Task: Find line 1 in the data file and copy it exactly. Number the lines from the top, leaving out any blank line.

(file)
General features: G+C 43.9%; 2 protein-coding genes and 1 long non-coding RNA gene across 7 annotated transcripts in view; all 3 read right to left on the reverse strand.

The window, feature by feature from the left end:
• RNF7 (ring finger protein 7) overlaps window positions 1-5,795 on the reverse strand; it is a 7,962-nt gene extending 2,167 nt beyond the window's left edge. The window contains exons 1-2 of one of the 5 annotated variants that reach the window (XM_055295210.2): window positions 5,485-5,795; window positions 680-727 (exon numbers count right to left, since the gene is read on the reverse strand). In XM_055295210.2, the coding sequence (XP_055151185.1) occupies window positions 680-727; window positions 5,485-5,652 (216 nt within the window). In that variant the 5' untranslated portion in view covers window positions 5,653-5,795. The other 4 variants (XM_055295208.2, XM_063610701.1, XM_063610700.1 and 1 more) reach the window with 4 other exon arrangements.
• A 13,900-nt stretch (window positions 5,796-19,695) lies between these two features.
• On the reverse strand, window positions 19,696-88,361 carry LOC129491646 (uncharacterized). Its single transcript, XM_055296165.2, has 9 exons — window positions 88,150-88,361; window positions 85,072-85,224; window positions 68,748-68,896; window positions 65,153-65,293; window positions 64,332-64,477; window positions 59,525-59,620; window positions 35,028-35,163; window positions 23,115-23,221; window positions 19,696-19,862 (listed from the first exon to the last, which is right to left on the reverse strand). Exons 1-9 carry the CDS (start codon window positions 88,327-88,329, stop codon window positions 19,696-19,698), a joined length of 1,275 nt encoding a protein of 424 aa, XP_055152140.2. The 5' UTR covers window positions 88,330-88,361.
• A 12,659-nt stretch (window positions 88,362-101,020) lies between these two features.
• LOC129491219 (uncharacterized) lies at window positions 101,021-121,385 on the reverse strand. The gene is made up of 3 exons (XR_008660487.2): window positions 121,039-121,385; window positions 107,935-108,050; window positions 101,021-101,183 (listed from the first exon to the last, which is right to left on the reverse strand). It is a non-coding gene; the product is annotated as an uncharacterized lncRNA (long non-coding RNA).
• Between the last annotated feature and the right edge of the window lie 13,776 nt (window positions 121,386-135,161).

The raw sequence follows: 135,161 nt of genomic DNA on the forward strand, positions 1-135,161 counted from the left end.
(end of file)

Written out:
General features: G+C 43.9%; 2 protein-coding genes and 1 long non-coding RNA gene across 7 annotated transcripts in view; all 3 read right to left on the reverse strand.